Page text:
On August 13, 2013, we completed our initial public offering, or IPO, whereby we sold 11,499,998 shares of common stock (inclusive of 1,499,999 shares of common stock sold by us pursuant to the full exercise of an overallotment option granted to the underwriters in connection with the offering) at a price of $16.00 per share. The shares began trading on the NYSE on August 8, 2013. The aggregate net proceeds received by us from the IPO were $168.3 million, net of underwriting discounts and commissions and estimated offering expenses payable by us. Upon the closing of the IPO, all outstanding shares of convertible preferred stock, including accrued but unpaid dividends thereon, converted into 79,705,130 shares of common stock. Additionally, in connection with the closing of the IPO, we amended and restated our articles of incorporation pursuant to which we are now authorized to issue 200,000,000 shares of common stock and 25,000,000 shares of undesignated preferred stock.

Mergers and acquisitions

On March 6, 2014, we acquired California-based Medistem, Inc., or Medistem, a pioneer in the development of Endometrial Regenerative Cells, or ERCs, universal donor adult-derived stem cells. We intend to employ our synthetic biology platforms to engineer a diverse array of cell-based therapeutic candidates using Medistem's multipotent ERCs. We began consolidating Medistem's results of operations and financial position effective March 6, 2014.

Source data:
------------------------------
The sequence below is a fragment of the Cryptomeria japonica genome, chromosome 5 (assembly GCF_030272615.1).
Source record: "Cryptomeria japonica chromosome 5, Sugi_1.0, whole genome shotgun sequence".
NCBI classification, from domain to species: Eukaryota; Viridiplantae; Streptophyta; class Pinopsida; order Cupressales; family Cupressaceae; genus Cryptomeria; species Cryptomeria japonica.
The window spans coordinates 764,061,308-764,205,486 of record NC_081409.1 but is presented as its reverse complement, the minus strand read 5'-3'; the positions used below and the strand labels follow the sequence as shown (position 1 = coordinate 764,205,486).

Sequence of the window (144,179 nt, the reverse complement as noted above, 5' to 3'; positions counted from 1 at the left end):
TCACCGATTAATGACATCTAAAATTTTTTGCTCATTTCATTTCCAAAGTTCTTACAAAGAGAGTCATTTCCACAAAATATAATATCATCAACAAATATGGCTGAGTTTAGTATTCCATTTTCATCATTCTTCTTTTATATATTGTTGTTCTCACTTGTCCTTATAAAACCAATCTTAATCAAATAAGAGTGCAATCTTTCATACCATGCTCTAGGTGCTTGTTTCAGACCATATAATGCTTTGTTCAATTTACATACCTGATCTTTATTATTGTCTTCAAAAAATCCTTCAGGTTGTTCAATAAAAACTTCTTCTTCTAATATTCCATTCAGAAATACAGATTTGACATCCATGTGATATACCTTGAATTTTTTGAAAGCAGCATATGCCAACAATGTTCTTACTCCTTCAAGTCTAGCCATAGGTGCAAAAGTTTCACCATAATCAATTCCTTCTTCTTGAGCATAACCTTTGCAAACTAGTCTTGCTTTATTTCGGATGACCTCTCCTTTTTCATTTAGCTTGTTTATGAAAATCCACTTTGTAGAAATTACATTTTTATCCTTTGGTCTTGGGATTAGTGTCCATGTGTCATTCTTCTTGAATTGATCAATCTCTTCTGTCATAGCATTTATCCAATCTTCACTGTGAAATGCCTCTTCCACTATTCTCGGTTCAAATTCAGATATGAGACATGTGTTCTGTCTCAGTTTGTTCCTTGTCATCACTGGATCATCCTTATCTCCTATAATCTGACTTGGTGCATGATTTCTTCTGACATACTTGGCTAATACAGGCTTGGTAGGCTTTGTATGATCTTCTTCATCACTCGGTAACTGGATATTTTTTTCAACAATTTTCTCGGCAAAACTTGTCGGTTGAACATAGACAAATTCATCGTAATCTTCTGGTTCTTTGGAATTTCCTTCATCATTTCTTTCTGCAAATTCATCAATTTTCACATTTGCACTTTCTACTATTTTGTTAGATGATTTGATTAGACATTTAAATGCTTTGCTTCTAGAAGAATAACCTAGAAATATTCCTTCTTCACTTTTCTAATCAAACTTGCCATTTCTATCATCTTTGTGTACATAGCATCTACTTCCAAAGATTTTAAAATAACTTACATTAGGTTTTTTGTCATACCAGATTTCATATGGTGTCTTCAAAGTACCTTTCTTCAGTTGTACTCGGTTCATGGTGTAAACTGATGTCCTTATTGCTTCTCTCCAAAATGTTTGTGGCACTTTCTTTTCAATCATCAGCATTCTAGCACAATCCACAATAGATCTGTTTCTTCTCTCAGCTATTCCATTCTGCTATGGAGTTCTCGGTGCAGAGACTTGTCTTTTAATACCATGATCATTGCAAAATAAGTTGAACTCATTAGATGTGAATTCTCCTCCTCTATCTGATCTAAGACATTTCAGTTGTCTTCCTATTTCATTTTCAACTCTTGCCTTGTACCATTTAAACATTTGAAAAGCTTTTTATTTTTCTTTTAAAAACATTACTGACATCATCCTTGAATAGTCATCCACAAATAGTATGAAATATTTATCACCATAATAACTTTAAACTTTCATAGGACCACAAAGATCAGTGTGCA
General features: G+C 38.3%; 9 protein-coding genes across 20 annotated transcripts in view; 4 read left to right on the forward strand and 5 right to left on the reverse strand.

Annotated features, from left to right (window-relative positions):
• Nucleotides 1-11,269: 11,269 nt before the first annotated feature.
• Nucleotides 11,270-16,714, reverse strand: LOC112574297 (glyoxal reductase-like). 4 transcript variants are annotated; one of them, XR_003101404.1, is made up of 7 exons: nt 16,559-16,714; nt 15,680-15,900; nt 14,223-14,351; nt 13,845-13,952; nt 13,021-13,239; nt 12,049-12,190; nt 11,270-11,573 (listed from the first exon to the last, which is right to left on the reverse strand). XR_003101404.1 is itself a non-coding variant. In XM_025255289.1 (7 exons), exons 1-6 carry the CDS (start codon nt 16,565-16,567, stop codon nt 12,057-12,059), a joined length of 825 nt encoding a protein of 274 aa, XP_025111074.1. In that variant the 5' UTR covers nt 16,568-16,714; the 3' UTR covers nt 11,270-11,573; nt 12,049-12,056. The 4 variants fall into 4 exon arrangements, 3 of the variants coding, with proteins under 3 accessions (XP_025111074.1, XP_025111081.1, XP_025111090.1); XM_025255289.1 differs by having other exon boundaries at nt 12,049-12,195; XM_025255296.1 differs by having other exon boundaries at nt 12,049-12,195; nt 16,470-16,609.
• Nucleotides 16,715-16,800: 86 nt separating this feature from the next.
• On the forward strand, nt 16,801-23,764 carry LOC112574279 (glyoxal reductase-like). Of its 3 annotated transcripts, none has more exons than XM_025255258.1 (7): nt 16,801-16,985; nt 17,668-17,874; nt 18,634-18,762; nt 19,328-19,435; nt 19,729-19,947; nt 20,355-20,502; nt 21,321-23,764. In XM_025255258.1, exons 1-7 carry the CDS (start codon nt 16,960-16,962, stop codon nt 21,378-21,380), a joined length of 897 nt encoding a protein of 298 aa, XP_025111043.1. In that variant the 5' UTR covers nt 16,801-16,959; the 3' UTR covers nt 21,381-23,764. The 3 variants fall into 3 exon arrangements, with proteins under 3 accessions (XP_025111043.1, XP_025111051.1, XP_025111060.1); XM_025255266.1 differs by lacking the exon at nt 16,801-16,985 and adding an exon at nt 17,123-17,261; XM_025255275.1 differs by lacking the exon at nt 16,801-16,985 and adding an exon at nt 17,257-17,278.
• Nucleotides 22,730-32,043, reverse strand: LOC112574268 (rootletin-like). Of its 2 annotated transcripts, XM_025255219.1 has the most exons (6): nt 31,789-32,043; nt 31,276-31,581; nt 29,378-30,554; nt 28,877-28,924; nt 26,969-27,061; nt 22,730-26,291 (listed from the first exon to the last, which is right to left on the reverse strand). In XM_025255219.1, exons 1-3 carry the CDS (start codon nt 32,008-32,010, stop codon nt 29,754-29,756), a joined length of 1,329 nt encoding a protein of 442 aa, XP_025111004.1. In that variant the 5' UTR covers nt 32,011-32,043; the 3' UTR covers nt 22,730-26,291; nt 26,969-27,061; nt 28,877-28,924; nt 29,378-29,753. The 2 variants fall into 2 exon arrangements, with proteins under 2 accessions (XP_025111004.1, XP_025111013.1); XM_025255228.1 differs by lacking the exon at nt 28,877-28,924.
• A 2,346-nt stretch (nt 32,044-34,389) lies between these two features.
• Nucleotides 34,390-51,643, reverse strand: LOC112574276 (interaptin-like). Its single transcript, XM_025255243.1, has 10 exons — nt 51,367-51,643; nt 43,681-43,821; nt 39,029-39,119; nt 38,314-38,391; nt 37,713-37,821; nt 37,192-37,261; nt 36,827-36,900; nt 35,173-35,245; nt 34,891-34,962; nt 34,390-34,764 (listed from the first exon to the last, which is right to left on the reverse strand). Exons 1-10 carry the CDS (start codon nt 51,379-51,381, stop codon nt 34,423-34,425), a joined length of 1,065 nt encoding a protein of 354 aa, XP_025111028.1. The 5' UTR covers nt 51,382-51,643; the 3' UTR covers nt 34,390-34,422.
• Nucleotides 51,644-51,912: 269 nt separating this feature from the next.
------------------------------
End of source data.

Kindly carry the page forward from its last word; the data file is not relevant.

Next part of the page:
On October 1, 2013, we acquired 4,163,265 shares of common stock of Biological & Popular Culture, Inc., or BioPop, representing 51.00 percent of the outstanding shares of BioPop, resulting in us gaining control over BioPop. BioPop was consolidated on our results of operations and financial position beginning on October 1, 2013.

On November 16, 2012, we acquired 48,631,444 shares of common stock of AquaBounty Technologies, Inc., or AquaBounty, representing 47.56 percent of the then outstanding shares of AquaBounty, through a definitive purchase agreement with an existing AquaBounty shareholder and its affiliate. We originally accounted for our investment in AquaBounty using the equity method. On March 15, 2013, we acquired 18,714,814 additional shares of AquaBounty common stock increasing our aggregate ownership in AquaBounty to 53.82 percent, resulting in us gaining control over AquaBounty. AquaBounty was consolidated on our results of operations and financial position beginning on March 15, 2013. On March 20, 2014, we acquired 19,040,366 additional shares of AquaBounty common stock increasing our aggregate ownership in AquaBounty to 59.85 percent.

Financial overview

We have incurred significant losses since our inception. We anticipate that we may continue to incur significant losses for the foreseeable future, and we may never achieve or maintain profitability. We have never generated any royalty revenues from sales of products by our collaborators and may never be profitable.